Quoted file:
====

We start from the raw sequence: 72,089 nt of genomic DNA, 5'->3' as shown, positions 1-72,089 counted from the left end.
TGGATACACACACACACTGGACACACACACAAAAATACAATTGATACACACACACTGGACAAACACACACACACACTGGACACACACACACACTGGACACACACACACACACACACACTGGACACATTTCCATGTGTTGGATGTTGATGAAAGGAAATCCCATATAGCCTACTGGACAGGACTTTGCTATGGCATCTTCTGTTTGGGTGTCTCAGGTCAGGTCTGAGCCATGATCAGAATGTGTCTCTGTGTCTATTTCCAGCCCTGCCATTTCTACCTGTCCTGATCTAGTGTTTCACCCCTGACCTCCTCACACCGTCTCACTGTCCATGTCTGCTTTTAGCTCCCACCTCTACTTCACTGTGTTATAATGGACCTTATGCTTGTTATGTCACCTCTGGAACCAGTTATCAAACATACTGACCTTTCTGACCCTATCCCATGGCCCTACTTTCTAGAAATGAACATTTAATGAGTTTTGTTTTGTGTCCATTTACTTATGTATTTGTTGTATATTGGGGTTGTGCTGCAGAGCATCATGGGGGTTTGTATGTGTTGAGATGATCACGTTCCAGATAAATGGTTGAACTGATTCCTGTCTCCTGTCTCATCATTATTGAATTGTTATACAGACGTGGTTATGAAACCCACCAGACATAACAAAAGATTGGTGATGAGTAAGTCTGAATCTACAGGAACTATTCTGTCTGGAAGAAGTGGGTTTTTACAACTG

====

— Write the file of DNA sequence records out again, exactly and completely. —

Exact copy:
We start from the raw sequence: 72,089 nt of genomic DNA, 5'->3' as shown, positions 1-72,089 counted from the left end.
TGGATACACACACACACTGGACACACACACAAAAATACAATTGATACACACACACTGGACAAACACACACACACACTGGACACACACACACACTGGACACACACACACACACACACACTGGACACATTTCCATGTGTTGGATGTTGATGAAAGGAAATCCCATATAGCCTACTGGACAGGACTTTGCTATGGCATCTTCTGTTTGGGTGTCTCAGGTCAGGTCTGAGCCATGATCAGAATGTGTCTCTGTGTCTATTTCCAGCCCTGCCATTTCTACCTGTCCTGATCTAGTGTTTCACCCCTGACCTCCTCACACCGTCTCACTGTCCATGTCTGCTTTTAGCTCCCACCTCTACTTCACTGTGTTATAATGGACCTTATGCTTGTTATGTCACCTCTGGAACCAGTTATCAAACATACTGACCTTTCTGACCCTATCCCATGGCCCTACTTTCTAGAAATGAACATTTAATGAGTTTTGTTTTGTGTCCATTTACTTATGTATTTGTTGTATATTGGGGTTGTGCTGCAGAGCATCATGGGGGTTTGTATGTGTTGAGATGATCACGTTCCAGATAAATGGTTGAACTGATTCCTGTCTCCTGTCTCATCATTATTGAATTGTTATACAGACGTGGTTATGAAACCCACCAGACATAACAAAAGATTGGTGATGAGTAAGTCTGAATCTACAGGAACTATTCTGTCTGGAAGAAGTGGGTTTTTACAACTG